Another possible clue is found in the diary and letters of a biologist, S. Prescott Fry, who conducted a survey from Jasper to Hudson’s Hope in 1914 to study the big horn sheep.
The group was making its way back towards the Yellowhead Pass via Pouce Coupe, Beaverlodge and “Grand Prairie City”. Having walked thirty miles from Swan Lake they stayed overnight at “Kelly’s Ranch”. Allowing for circuitous trails, this would be somewhere in the neighbourhood of “Fritton Lake”. In any case, it was a further nine-mile walk to Old Beaverlodge. Fry was not always exact in spelling of names. The lake is an approximately round body water about a mile across, fairly deep, with a gravel bottom and drains a shallow basin of about 60 square miles. It is both fed and drained by Steeprock Creek, and lies in a little pocket between and heights of land forming the watersheds of the Kiskatinaw, Red Willow and Upper Beaverlodge Rivers. Its basin contains other small lakes, hay meadows, muskeg with tamarack and black spruce, and low uplands with willows, aspen, jackpine and white spruce cover. The overgrowth has suffered repeated forest fires which have created a few small prairies, rich in grass and peavine. It also lies in the Chinook wind belt, all of which favors wild animals suited to trapping, and the raising of domestic animals.
It must have looked like a little paradise to Celestin Gladu who came in 1909 as a packer and guide for the party of Guy W. Blanchet [DLS, BCLS]. In 1923 G.S. Andrews, the first qualified schoolteacher, found Gladu highly respected as the patriarch of the Metis Kelly Lake settlement. Other families had drifted in, part of the westward migration of Cree Metis and Cree-Iroquois who left the old settlements around the Red River after the “rebellions” in the 1880’s. They were not Treaty Indians. Most of them had spent about a generation at Lac Ste. Ann near Edmonton, and some had paused briefly at Sturgeon Lake east of, and/or at Flying Shot Lake west of Grande Prairie.
By 1920 they had houses on the north shore of the lake. According to R.W. Cautley the men were “particularly good trappers and hunters, who work on the farms in summertime in the (white) settlements and at whatever other employment they can get”. But he considered them amazingly improvident because they did not grow even potatoes, nor put up more than enough hay for a mild winter. They differed in this way from some of the Metis around Flying Shot and Saskatoon Lakes, possibly because those areas are less frosty, or the natives had had more contact with the missionary schools and “missions”.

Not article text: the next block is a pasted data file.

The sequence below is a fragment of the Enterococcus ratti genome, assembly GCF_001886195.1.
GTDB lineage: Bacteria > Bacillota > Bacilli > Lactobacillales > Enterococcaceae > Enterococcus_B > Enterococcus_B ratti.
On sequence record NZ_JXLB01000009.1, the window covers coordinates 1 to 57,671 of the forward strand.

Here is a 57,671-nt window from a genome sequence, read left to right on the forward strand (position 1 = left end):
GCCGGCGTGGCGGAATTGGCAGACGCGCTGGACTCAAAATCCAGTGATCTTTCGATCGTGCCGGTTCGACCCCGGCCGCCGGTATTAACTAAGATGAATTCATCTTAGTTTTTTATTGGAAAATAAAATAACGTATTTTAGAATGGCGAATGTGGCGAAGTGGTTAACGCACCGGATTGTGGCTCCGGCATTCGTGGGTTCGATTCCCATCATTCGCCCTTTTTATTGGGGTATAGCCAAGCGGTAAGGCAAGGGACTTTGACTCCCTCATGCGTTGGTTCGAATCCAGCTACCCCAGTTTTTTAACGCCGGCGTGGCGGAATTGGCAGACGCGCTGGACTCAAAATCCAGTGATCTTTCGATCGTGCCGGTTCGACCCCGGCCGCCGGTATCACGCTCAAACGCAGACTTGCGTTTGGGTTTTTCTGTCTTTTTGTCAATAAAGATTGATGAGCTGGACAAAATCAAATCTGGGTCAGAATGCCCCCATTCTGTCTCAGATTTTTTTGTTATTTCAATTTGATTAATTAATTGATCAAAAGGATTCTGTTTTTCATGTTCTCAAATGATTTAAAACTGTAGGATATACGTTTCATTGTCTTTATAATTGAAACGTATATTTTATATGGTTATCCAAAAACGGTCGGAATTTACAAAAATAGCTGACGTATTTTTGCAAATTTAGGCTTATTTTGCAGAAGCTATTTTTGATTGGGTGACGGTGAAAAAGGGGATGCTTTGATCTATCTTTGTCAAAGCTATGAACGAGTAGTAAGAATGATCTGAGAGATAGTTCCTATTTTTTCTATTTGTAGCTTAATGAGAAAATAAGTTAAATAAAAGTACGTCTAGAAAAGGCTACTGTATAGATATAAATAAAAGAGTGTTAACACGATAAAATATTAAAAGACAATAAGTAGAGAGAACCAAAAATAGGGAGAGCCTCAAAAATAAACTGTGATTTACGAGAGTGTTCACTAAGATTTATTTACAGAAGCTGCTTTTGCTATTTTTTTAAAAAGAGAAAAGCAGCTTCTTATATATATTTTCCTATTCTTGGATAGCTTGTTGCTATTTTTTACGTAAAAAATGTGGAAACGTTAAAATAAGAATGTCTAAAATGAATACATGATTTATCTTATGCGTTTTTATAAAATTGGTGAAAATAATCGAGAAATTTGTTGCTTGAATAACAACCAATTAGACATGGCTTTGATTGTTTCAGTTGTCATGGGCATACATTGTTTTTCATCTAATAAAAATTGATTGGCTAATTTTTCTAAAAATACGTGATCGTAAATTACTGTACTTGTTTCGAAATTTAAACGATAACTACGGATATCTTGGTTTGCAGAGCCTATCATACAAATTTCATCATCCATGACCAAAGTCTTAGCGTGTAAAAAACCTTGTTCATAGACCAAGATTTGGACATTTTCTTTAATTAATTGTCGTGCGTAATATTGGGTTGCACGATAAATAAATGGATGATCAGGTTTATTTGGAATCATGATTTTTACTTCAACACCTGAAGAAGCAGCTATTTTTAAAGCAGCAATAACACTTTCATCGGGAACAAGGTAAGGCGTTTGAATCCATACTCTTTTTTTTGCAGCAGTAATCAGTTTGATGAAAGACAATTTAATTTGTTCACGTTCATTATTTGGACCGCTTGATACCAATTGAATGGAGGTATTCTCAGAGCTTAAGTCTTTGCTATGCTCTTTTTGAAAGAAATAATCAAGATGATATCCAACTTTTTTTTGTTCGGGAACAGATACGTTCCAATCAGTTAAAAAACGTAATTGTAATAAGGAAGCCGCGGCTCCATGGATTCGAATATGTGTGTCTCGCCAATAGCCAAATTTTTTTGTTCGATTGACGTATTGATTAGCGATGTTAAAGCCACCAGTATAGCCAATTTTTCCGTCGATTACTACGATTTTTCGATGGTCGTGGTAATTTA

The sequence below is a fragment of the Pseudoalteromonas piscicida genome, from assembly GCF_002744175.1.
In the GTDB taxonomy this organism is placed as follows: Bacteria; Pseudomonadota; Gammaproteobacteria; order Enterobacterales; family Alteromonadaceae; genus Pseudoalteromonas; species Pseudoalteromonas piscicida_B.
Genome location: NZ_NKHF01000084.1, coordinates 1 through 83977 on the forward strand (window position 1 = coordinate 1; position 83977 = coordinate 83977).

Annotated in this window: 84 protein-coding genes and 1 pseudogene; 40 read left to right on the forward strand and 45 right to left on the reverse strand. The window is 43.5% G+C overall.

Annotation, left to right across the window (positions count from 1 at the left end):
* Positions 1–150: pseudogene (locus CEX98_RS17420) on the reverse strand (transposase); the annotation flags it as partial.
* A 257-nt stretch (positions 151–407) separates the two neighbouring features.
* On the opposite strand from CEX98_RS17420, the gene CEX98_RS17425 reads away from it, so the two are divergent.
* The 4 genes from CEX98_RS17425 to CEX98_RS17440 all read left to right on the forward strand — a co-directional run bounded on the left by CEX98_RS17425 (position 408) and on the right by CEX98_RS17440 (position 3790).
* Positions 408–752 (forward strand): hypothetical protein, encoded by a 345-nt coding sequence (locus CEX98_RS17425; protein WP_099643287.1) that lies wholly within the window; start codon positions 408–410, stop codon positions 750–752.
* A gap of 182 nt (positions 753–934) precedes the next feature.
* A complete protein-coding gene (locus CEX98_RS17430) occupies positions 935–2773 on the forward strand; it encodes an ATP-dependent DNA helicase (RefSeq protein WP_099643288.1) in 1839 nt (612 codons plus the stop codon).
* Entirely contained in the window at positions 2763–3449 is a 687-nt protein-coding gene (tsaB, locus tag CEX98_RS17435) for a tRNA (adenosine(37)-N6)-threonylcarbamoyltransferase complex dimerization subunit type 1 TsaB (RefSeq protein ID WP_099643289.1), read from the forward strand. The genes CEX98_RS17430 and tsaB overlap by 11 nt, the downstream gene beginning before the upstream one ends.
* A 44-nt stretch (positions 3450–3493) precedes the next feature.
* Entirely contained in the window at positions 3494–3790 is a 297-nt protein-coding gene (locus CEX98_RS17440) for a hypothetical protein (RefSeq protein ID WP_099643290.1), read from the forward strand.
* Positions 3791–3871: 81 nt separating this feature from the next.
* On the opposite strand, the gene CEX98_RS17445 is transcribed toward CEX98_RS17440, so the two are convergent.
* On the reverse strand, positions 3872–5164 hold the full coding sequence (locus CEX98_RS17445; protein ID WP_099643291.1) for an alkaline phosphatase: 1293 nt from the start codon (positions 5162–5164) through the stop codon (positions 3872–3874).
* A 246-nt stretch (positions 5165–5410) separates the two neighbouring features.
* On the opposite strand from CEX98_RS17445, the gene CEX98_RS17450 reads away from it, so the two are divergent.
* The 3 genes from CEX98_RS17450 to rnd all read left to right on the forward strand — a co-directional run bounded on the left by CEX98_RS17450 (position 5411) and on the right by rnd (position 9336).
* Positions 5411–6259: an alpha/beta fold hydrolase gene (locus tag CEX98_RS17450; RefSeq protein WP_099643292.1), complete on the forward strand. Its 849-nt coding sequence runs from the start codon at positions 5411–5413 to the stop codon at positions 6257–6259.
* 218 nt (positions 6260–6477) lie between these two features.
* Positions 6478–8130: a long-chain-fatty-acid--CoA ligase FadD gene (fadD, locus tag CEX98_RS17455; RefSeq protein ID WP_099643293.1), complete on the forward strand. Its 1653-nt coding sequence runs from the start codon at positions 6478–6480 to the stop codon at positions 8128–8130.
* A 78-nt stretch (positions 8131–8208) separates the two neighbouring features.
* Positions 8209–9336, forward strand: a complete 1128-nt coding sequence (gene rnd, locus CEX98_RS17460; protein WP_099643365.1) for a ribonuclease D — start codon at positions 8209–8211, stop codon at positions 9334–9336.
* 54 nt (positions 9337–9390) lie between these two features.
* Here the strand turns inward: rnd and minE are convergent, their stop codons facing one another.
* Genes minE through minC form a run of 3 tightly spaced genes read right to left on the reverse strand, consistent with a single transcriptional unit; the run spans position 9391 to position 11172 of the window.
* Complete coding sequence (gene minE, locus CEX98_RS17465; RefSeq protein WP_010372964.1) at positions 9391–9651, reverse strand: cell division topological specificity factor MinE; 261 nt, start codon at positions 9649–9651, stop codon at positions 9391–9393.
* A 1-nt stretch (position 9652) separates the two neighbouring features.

In 1922 Mr. Andrews found that only one of his pupils spoke any English at all, after a brief exposure to schooling at Flying Shot Lake. In his two year tenure as teacher, Mr. Andrews initiated an “immersion course” in English with such success that the Kelly Lake children were noted for their exceptional English (although the Cree tongue was preserved.)
Until the bottom fell out of the fur market during World War II, the people at Kelly Lake were self-supporting and well respected. Almost cut off from Pouce Coupe, the nearest B.C. centre, they were left with execrably bad roads, no bridges, no facilities except a school for the youngest pupils, and almost no services. A timber reserve imposed on the forests denied them the privileges of cutting logs on their own land to up-grade their houses, or to set up a sawmill to allow young people to learn a trade to replace the furs for barter. As long as they could they resisted moving to towns where they felt that influences were bad for the children. Many elders still deplore the effects of town living on the young people.
Since the 1970’s the Kelly Lake people have put forth great efforts to upgrade their community. There are some good homes, and a modern new school, but many of their efforts have been frustrated.